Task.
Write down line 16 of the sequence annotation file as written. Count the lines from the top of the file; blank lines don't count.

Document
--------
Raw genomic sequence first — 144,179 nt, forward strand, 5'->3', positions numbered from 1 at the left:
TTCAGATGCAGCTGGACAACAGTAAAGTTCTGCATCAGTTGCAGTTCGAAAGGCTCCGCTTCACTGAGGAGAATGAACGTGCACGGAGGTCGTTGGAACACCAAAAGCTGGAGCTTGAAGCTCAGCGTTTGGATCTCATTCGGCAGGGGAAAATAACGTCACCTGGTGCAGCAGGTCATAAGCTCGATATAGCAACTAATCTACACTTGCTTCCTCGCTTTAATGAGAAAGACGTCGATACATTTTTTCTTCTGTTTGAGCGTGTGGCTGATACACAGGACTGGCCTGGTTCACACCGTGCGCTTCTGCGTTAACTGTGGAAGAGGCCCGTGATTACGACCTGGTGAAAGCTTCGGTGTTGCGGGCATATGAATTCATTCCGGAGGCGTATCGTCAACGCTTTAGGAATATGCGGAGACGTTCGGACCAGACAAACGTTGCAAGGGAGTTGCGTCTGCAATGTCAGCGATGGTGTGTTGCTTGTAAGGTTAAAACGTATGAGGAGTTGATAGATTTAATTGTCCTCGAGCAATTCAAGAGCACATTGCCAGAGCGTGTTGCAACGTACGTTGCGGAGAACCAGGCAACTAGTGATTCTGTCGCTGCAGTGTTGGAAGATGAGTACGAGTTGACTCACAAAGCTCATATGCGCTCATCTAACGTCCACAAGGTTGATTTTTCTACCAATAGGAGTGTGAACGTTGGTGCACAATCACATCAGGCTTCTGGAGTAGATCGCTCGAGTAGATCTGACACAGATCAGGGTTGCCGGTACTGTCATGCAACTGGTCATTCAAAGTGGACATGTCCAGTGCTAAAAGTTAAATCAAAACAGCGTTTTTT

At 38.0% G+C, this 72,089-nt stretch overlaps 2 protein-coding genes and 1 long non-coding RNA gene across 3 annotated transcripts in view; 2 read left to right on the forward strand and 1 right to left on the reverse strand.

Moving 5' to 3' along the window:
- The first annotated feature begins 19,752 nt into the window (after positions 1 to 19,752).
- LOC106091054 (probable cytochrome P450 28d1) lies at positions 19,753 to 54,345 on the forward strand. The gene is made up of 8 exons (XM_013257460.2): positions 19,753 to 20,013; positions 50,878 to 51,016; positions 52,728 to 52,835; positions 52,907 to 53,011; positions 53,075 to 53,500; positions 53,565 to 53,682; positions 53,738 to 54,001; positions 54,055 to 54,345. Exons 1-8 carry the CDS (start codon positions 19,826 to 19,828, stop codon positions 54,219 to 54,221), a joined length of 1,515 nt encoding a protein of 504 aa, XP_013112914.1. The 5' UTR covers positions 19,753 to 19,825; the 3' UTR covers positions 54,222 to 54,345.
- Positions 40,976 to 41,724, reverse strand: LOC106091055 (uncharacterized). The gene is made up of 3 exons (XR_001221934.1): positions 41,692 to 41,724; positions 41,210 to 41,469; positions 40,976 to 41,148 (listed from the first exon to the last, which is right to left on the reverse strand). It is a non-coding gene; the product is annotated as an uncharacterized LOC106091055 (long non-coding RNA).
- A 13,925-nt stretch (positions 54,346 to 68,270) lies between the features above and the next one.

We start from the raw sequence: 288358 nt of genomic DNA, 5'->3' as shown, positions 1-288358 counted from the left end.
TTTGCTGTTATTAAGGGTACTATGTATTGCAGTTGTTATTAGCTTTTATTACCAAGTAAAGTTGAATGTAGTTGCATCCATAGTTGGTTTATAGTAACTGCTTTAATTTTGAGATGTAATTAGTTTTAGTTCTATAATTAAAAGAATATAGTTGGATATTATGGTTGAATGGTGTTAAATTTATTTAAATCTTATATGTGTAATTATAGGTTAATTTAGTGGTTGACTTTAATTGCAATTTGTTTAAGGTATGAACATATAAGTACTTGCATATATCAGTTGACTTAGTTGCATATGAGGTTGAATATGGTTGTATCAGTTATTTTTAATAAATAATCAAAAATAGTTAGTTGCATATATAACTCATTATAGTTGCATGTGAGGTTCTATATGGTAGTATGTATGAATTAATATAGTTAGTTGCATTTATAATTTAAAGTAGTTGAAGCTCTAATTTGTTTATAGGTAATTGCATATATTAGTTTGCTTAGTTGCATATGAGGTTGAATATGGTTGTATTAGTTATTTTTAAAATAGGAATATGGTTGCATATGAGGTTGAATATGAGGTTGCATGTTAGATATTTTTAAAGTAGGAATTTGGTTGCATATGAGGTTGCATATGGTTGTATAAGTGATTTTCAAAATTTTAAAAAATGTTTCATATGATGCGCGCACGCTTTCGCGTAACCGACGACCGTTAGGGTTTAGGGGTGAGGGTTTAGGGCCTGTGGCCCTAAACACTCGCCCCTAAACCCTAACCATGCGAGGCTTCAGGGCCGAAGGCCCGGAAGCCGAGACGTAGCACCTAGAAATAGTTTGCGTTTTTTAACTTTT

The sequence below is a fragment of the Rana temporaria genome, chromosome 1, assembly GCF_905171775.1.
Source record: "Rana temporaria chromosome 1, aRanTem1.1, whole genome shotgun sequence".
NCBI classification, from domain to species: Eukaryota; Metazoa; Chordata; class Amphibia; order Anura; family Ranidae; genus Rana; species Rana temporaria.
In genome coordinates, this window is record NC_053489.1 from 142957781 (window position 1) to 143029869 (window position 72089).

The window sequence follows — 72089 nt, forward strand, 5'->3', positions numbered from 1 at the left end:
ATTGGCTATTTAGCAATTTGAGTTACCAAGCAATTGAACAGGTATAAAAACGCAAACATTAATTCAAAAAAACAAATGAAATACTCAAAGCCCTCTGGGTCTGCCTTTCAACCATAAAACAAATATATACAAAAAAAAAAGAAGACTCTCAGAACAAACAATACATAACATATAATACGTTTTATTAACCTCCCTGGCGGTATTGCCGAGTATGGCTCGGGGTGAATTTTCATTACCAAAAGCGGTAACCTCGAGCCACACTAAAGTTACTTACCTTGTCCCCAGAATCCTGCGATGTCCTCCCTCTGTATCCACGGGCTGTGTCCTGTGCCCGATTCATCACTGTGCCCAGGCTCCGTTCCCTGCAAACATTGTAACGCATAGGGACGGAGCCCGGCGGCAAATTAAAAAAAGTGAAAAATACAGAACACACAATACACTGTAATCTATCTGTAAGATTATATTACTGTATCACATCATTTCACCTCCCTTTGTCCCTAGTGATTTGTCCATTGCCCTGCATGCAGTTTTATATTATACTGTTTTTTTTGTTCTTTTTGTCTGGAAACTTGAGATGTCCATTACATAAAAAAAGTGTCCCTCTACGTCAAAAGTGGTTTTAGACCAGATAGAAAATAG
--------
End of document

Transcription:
ATTGGCTATTTAGCAATTTGAGTTACCAAGCAATTGAACAGGTATAAAAACGCAAACATTAATTCAAAAAAACAAATGAAATACTCAAAGCCCTCTGGGTCTGCCTTTCAACCATAAAACAAATATATACAAAAAAAAAAGAAGACTCTCAGAACAAACAATACATAACATATAATACGTTTTATTAACCTCCCTGGCGGTATTGCCGAGTATGGCTCGGGGTGAATTTTCATTACCAAAAGCGGTAACCTCGAGCCACACTAAAGTTACTTACCTTGTCCCCAGAATCCTGCGATGTCCTCCCTCTGTATCCACGGGCTGTGTCCTGTGCCCGATTCATCACTGTGCCCAGGCTCCGTTCCCTGCAAACATTGTAACGCATAGGGACGGAGCCCGGCGGCAAATTAAAAAAAGTGAAAAATACAGAACACACAATACACTGTAATCTATCTGTAAGATTATATTACTGTATCACATCATTTCACCTCCCTTTGTCCCTAGTGATTTGTCCATTGCCCTGCATGCAGTTTTATATTATACTGTTTTTTTTGTTCTTTTTGTCTGGAAACTTGAGATGTCCATTACATAAAAAAAGTGTCCCTCTACGTCAAAAGTGGTTTTAGACCAGATAGAAAATAG